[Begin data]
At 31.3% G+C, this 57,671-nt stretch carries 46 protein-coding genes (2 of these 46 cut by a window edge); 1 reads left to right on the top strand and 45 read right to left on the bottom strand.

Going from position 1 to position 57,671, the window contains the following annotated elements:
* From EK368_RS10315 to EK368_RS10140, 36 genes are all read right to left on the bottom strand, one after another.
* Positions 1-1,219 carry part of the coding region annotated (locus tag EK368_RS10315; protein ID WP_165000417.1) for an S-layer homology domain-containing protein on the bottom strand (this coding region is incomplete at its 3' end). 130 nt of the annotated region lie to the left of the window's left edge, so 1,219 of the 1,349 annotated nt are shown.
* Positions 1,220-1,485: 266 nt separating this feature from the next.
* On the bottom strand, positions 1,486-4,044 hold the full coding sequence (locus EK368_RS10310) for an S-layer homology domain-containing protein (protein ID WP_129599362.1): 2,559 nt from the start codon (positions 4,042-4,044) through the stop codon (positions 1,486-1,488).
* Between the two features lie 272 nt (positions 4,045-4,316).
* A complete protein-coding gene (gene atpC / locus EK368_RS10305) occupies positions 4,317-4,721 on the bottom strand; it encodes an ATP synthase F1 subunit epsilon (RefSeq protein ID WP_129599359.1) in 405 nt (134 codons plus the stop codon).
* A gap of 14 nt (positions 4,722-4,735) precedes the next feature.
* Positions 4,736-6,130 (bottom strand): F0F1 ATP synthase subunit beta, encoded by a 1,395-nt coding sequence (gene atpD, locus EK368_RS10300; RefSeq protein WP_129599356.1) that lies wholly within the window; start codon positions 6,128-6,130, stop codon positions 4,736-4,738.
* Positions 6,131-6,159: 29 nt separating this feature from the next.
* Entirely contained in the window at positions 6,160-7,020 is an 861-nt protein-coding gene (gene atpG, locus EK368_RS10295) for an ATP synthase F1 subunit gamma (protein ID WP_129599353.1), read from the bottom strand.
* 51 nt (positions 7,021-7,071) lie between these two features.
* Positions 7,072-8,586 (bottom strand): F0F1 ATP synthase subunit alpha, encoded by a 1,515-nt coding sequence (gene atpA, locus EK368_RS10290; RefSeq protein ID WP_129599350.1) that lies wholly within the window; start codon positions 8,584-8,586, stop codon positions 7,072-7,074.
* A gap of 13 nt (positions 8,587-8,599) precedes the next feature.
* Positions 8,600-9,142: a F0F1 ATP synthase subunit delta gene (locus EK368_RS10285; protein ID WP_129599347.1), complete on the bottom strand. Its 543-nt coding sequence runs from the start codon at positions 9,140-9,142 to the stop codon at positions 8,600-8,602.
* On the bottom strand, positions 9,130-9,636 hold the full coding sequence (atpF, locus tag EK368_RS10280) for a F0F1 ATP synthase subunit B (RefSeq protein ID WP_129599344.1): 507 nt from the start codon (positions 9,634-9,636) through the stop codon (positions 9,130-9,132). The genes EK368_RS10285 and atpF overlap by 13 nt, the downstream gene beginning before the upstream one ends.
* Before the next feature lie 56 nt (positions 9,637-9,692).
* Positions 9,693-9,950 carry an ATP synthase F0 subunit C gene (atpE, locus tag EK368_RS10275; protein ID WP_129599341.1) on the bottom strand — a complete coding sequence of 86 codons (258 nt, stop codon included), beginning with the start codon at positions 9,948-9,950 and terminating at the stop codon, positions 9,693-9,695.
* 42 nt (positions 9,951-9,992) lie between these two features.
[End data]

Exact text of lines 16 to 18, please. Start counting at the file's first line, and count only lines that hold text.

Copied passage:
* Positions 8,600-9,142: a F0F1 ATP synthase subunit delta gene (locus EK368_RS10285; protein ID WP_129599347.1), complete on the bottom strand. Its 543-nt coding sequence runs from the start codon at positions 9,140-9,142 to the stop codon at positions 8,600-8,602.
* On the bottom strand, positions 9,130-9,636 hold the full coding sequence (atpF, locus tag EK368_RS10280) for a F0F1 ATP synthase subunit B (RefSeq protein ID WP_129599344.1): 507 nt from the start codon (positions 9,634-9,636) through the stop codon (positions 9,130-9,132). The genes EK368_RS10285 and atpF overlap by 13 nt, the downstream gene beginning before the upstream one ends.
* Before the next feature lie 56 nt (positions 9,637-9,692).